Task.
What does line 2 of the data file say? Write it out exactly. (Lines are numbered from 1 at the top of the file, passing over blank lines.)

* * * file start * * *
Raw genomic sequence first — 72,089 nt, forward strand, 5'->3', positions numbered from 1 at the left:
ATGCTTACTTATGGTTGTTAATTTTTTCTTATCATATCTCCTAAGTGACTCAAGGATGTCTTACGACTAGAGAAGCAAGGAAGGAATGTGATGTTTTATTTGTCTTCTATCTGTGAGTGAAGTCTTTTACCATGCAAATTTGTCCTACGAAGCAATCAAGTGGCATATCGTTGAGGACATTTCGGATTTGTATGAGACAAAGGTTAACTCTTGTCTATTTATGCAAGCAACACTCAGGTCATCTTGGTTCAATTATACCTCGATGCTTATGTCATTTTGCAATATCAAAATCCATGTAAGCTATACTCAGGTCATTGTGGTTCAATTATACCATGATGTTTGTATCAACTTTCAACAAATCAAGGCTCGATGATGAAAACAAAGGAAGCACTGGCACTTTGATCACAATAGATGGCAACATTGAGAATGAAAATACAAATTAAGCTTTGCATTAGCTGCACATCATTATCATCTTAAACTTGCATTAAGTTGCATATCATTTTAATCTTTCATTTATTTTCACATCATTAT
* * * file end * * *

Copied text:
ATGCTTACTTATGGTTGTTAATTTTTTCTTATCATATCTCCTAAGTGACTCAAGGATGTCTTACGACTAGAGAAGCAAGGAAGGAATGTGATGTTTTATTTGTCTTCTATCTGTGAGTGAAGTCTTTTACCATGCAAATTTGTCCTACGAAGCAATCAAGTGGCATATCGTTGAGGACATTTCGGATTTGTATGAGACAAAGGTTAACTCTTGTCTATTTATGCAAGCAACACTCAGGTCATCTTGGTTCAATTATACCTCGATGCTTATGTCATTTTGCAATATCAAAATCCATGTAAGCTATACTCAGGTCATTGTGGTTCAATTATACCATGATGTTTGTATCAACTTTCAACAAATCAAGGCTCGATGATGAAAACAAAGGAAGCACTGGCACTTTGATCACAATAGATGGCAACATTGAGAATGAAAATACAAATTAAGCTTTGCATTAGCTGCACATCATTATCATCTTAAACTTGCATTAAGTTGCATATCATTTTAATCTTTCATTTATTTTCACATCATTAT